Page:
By enabling a calm, relaxed, mind and body, some research suggests that reflexology can assist with conception and sub-fertility issues. Research also suggests that it can naturally help lessen the chances of being induced, and that it can shorten the duration of and reduce pain in labour. Reducing the impact of stress and anxiety allows your body to naturally and effectively prepare for childbirth. I gave birth to my first child in January 2014 at East Surrey Hospital birth centre, she came a day before her due date, and she was born in just 5 hours from the first contraction. I had no pain relief and there was no intervention other than an episiotomy at the end. My son was born in March 2016 at home in just 2 hours from the first contraction and again I had no pain relief – I received reflexology throughout both pregnancies and truly believe this assisted in making these complication free births. Many of my clients have reported similar experiences over the years.
Midwives often recommend reflexology during pregnancy, as many women have reported that it has assisted them in the following ways:
- Boost energy levels
- Reduce heartburn
- Reduce oedema & water retention
- Relieve constipation
- Aid and improve insomnia and sleep problems
- Encourage deep relaxation
Please check with your Consultant, GP or Midwife before undergoing a course of treatments, particularly if you have previously experienced premature labour, high blood pressure, placenta previa or bleeding during pregnancy.
Ideally your sessions will start on a monthly basis (after the first trimester – 13 weeks), becoming fortnightly at around 30 weeks and then weekly at 37 weeks. In the final weeks of your pregnancy (37 weeks onwards) a more stimulating style of reflexology is used to help prime your body for labour, and which can also assist with inducing a natural labour.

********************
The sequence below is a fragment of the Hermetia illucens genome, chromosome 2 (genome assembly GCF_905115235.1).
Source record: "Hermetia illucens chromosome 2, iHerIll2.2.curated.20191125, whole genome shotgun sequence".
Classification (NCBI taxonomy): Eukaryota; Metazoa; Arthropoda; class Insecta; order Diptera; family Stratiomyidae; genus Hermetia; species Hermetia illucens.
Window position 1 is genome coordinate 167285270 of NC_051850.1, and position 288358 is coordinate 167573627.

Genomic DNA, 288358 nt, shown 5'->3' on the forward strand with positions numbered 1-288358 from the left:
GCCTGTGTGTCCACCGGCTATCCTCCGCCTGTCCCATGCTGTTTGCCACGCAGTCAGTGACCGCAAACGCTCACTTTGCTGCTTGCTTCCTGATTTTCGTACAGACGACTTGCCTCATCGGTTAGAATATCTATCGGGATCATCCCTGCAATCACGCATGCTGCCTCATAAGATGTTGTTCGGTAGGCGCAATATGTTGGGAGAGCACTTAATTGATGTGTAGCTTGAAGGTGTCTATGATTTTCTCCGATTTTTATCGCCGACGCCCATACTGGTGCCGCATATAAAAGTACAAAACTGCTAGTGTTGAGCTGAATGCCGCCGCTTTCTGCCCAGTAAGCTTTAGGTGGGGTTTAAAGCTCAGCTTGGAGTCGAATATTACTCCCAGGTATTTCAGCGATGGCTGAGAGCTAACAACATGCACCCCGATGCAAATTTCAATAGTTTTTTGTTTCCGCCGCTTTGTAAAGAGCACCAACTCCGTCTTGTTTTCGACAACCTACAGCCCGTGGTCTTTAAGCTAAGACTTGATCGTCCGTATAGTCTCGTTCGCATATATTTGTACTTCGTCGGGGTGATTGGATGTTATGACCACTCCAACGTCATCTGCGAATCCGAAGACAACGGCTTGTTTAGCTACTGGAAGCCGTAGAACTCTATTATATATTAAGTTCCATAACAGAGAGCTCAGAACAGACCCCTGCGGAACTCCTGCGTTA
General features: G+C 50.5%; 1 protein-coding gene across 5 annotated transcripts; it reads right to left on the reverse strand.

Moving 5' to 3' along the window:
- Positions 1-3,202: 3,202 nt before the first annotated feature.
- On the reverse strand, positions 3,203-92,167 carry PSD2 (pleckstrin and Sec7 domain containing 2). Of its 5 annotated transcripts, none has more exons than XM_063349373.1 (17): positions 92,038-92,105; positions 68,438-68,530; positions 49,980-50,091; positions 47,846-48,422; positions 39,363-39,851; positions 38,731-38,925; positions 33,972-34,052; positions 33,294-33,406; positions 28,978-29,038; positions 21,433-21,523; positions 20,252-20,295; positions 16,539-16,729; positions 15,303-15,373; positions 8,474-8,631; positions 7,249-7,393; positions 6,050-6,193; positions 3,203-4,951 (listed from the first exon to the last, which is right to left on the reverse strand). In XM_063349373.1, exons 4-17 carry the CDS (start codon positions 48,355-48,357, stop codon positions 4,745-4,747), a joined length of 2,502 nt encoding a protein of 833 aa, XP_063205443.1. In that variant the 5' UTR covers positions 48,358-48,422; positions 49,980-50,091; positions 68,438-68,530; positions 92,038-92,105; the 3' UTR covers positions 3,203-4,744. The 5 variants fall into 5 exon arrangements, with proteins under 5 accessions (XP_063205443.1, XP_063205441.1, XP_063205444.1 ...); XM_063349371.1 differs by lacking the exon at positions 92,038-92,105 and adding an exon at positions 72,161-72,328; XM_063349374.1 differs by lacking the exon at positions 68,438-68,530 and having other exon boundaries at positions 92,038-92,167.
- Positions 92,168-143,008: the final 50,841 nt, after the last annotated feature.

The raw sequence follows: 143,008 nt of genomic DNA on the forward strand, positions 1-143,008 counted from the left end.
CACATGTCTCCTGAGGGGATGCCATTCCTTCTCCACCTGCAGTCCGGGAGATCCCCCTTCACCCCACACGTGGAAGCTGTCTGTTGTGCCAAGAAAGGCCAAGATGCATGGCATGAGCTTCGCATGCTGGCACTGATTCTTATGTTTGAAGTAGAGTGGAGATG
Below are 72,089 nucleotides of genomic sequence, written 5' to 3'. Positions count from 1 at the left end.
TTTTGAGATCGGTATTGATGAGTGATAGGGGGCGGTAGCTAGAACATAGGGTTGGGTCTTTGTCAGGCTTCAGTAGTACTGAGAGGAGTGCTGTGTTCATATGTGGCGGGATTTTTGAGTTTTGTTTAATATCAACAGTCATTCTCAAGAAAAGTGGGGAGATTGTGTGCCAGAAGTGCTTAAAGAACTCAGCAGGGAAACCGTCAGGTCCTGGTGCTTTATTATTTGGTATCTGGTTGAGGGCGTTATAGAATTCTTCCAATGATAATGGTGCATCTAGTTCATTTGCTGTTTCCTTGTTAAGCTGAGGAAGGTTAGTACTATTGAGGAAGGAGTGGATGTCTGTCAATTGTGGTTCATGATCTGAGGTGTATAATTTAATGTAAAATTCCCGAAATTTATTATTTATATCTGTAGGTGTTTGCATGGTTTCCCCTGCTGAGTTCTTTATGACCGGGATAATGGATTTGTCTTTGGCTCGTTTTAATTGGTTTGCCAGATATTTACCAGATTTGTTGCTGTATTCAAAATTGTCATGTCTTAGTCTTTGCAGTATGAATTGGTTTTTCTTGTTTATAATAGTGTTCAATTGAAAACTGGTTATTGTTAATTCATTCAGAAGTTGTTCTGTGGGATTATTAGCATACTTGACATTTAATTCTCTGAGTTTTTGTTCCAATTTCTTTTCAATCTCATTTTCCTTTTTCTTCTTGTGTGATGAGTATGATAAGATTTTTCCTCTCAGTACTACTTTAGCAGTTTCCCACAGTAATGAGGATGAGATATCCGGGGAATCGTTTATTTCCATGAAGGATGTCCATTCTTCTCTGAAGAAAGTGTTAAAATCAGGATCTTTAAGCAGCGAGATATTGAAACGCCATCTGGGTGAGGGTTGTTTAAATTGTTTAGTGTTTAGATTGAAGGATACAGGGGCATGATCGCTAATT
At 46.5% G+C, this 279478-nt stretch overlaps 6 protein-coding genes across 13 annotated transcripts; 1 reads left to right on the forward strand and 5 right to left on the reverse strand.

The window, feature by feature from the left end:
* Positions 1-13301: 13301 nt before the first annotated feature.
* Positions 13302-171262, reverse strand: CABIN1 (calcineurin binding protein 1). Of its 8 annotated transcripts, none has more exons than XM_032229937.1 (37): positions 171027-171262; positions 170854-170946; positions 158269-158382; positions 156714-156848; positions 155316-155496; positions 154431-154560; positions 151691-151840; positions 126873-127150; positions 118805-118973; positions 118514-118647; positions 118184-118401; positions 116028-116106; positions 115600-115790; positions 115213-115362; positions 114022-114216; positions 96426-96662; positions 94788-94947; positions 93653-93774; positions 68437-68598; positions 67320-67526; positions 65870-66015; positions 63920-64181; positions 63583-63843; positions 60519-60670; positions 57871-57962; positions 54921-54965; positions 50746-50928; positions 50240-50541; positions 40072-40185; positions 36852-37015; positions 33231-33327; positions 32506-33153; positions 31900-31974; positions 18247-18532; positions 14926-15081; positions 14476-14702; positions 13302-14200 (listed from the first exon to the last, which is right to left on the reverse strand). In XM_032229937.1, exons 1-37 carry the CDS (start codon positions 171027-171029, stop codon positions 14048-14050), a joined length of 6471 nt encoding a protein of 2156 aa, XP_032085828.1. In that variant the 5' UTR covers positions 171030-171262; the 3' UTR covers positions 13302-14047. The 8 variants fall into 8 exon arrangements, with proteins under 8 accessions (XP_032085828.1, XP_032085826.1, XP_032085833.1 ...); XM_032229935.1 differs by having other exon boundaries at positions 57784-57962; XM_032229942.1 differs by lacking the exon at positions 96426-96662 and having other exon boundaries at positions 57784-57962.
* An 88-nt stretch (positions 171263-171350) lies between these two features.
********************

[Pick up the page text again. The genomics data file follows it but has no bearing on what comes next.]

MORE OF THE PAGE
Research on Reflexology for Infertility
Research on Reflexology in Pregnancy and on labour outcomes
1. A recent research study has shown that reflexology in pregnancy significantly reduced pain during labour and reduced the length of the first stage of labour (Valiani M et al – 2010 “Reviewing the effect of Reflexology on pain and outcomes of the labour of primiparous women” Iranian Journal of Nursing and Midwifery Research. 15(Dec) p302-310)
2. Dr. Gowri Motha, Ms Zia Rowji and Dr. Jane McGrath. In 1992-93 Reflexology was offered free of cost to 64 pregnant women from 20 weeks of pregnancy to term, in Forest Gate, London. Thirty-seven completed the set course of 10 treatments.
The remaining group found that Reflexology helped with the following presenting problems:
|Social Stress||10.8%||No problems||5.4%|
|Immunological Stress||8.1 %||Nose bleeds||2.7%|
It was discovered that the effects of Reflexology on labour outcomes were outstanding. Some had labour times of only 2 hours, some 3 hours. The 20‑25 year olds had an average time of first stage labour of 5 or 6 hours, as did the first time mothers (text book average is 16-24 hours). Second time mothers, 26‑30 year olds, seemed to have longer labours (and may have fallen into the group experiencing more social stress). The second stage of labour lasted an average of 16 minutes (compared to the text book expectancy of 1-2 hours). In this small study it was found that there was very little difference between the labour times of 30 year olds and 40 year olds, even though many of the 40-year-olds were first time mothers – (who had 2‑3 hour labours).
Outcomes for mothers receiving reflexology in the study
|Immunological Stress||8.1 %||(13.0% in Newham District)|
Links to further articles on pregnancy and reflexology